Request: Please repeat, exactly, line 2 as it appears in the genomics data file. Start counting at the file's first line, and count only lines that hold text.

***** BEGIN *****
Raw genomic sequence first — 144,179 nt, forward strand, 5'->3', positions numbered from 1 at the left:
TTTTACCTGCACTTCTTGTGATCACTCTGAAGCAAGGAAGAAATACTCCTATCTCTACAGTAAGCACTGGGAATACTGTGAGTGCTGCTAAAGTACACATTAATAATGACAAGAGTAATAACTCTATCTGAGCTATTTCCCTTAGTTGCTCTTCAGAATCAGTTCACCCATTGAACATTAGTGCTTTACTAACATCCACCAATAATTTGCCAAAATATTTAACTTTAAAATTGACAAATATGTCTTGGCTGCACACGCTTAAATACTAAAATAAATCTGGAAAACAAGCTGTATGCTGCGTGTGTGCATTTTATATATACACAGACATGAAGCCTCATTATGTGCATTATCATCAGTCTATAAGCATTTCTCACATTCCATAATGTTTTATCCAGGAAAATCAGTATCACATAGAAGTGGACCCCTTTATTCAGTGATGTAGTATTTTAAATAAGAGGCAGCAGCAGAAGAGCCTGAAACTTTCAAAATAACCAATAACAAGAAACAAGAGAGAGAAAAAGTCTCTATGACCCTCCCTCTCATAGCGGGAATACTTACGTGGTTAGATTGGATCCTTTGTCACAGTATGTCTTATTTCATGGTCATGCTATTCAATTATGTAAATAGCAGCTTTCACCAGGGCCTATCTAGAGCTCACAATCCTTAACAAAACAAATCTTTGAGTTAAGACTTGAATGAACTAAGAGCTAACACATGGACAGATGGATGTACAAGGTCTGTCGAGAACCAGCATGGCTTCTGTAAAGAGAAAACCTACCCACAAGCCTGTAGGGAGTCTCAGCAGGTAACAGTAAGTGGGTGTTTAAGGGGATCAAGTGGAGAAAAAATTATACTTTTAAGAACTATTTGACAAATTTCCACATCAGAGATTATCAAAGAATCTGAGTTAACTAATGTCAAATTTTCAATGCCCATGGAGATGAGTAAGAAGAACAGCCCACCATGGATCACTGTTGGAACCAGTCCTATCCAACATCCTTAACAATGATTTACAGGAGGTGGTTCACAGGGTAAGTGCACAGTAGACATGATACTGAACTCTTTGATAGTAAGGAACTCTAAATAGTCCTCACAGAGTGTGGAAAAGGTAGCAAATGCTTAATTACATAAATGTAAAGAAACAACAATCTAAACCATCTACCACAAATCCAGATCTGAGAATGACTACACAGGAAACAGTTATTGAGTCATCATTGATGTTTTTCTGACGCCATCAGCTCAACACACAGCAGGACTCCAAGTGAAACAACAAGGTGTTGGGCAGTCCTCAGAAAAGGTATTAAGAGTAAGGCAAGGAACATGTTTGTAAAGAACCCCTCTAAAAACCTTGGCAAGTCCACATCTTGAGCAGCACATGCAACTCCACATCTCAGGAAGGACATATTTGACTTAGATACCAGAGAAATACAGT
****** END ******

TTTTACCTGCACTTCTTGTGATCACTCTGAAGCAAGGAAGAAATACTCCTATCTCTACAGTAAGCACTGGGAATACTGTGAGTGCTGCTAAAGTACACATTAATAATGACAAGAGTAATAACTCTATCTGAGCTATTTCCCTTAGTTGCTCTTCAGAATCAGTTCACCCATTGAACATTAGTGCTTTACTAACATCCACCAATAATTTGCCAAAATATTTAACTTTAAAATTGACAAATATGTCTTGGCTGCACACGCTTAAATACTAAAATAAATCTGGAAAACAAGCTGTATGCTGCGTGTGTGCATTTTATATATACACAGACATGAAGCCTCATTATGTGCATTATCATCAGTCTATAAGCATTTCTCACATTCCATAATGTTTTATCCAGGAAAATCAGTATCACATAGAAGTGGACCCCTTTATTCAGTGATGTAGTATTTTAAATAAGAGGCAGCAGCAGAAGAGCCTGAAACTTTCAAAATAACCAATAACAAGAAACAAGAGAGAGAAAAAGTCTCTATGACCCTCCCTCTCATAGCGGGAATACTTACGTGGTTAGATTGGATCCTTTGTCACAGTATGTCTTATTTCATGGTCATGCTATTCAATTATGTAAATAGCAGCTTTCACCAGGGCCTATCTAGAGCTCACAATCCTTAACAAAACAAATCTTTGAGTTAAGACTTGAATGAACTAAGAGCTAACACATGGACAGATGGATGTACAAGGTCTGTCGAGAACCAGCATGGCTTCTGTAAAGAGAAAACCTACCCACAAGCCTGTAGGGAGTCTCAGCAGGTAACAGTAAGTGGGTGTTTAAGGGGATCAAGTGGAGAAAAAATTATACTTTTAAGAACTATTTGACAAATTTCCACATCAGAGATTATCAAAGAATCTGAGTTAACTAATGTCAAATTTTCAATGCCCATGGAGATGAGTAAGAAGAACAGCCCACCATGGATCACTGTTGGAACCAGTCCTATCCAACATCCTTAACAATGATTTACAGGAGGTGGTTCACAGGGTAAGTGCACAGTAGACATGATACTGAACTCTTTGATAGTAAGGAACTCTAAATAGTCCTCACAGAGTGTGGAAAAGGTAGCAAATGCTTAATTACATAAATGTAAAGAAACAACAATCTAAACCATCTACCACAAATCCAGATCTGAGAATGACTACACAGGAAACAGTTATTGAGTCATCATTGATGTTTTTCTGACGCCATCAGCTCAACACACAGCAGGACTCCAAGTGAAACAACAAGGTGTTGGGCAGTCCTCAGAAAAGGTATTAAGAGTAAGGCAAGGAACATGTTTGTAAAGAACCCCTCTAAAAACCTTGGCAAGTCCACATCTTGAGCAGCACATGCAACTCCACATCTCAGGAAGGACATATTTGACTTAGATACCAGAGAAATACAGT